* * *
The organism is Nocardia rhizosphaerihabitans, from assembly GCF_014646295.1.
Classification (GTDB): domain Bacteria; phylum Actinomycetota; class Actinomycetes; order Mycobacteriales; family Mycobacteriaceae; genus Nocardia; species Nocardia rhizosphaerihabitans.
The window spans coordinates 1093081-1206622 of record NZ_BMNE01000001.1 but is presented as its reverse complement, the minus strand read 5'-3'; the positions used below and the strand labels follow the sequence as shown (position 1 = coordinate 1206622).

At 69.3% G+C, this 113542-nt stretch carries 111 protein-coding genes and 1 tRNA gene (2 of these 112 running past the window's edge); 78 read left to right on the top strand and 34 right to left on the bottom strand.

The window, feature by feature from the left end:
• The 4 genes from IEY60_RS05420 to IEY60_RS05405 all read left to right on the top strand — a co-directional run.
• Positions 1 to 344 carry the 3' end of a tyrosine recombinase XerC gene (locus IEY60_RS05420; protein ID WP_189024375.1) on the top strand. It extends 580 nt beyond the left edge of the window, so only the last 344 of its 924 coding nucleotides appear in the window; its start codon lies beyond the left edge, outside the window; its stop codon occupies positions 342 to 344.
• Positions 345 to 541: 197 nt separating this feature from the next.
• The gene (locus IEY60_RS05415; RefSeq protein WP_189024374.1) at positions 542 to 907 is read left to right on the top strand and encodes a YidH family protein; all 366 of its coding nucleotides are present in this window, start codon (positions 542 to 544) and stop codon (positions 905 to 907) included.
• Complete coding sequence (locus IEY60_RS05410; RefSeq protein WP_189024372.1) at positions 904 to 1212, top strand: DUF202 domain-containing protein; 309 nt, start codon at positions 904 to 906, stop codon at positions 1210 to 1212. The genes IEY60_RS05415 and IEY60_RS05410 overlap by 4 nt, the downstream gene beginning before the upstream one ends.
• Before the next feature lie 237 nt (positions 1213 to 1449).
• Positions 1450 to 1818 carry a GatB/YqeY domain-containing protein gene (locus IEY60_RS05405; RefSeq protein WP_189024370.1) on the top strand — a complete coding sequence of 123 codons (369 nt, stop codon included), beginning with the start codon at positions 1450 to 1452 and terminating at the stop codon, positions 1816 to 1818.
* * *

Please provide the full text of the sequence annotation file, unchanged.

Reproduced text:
The organism is Nocardia rhizosphaerihabitans, from assembly GCF_014646295.1.
Classification (GTDB): domain Bacteria; phylum Actinomycetota; class Actinomycetes; order Mycobacteriales; family Mycobacteriaceae; genus Nocardia; species Nocardia rhizosphaerihabitans.
The window spans coordinates 1093081-1206622 of record NZ_BMNE01000001.1 but is presented as its reverse complement, the minus strand read 5'-3'; the positions used below and the strand labels follow the sequence as shown (position 1 = coordinate 1206622).

At 69.3% G+C, this 113542-nt stretch carries 111 protein-coding genes and 1 tRNA gene (2 of these 112 running past the window's edge); 78 read left to right on the top strand and 34 right to left on the bottom strand.

The window, feature by feature from the left end:
• The 4 genes from IEY60_RS05420 to IEY60_RS05405 all read left to right on the top strand — a co-directional run.
• Positions 1 to 344 carry the 3' end of a tyrosine recombinase XerC gene (locus IEY60_RS05420; protein ID WP_189024375.1) on the top strand. It extends 580 nt beyond the left edge of the window, so only the last 344 of its 924 coding nucleotides appear in the window; its start codon lies beyond the left edge, outside the window; its stop codon occupies positions 342 to 344.
• Positions 345 to 541: 197 nt separating this feature from the next.
• The gene (locus IEY60_RS05415; RefSeq protein WP_189024374.1) at positions 542 to 907 is read left to right on the top strand and encodes a YidH family protein; all 366 of its coding nucleotides are present in this window, start codon (positions 542 to 544) and stop codon (positions 905 to 907) included.
• Complete coding sequence (locus IEY60_RS05410; RefSeq protein WP_189024372.1) at positions 904 to 1212, top strand: DUF202 domain-containing protein; 309 nt, start codon at positions 904 to 906, stop codon at positions 1210 to 1212. The genes IEY60_RS05415 and IEY60_RS05410 overlap by 4 nt, the downstream gene beginning before the upstream one ends.
• Before the next feature lie 237 nt (positions 1213 to 1449).
• Positions 1450 to 1818 carry a GatB/YqeY domain-containing protein gene (locus IEY60_RS05405; RefSeq protein WP_189024370.1) on the top strand — a complete coding sequence of 123 codons (369 nt, stop codon included), beginning with the start codon at positions 1450 to 1452 and terminating at the stop codon, positions 1816 to 1818.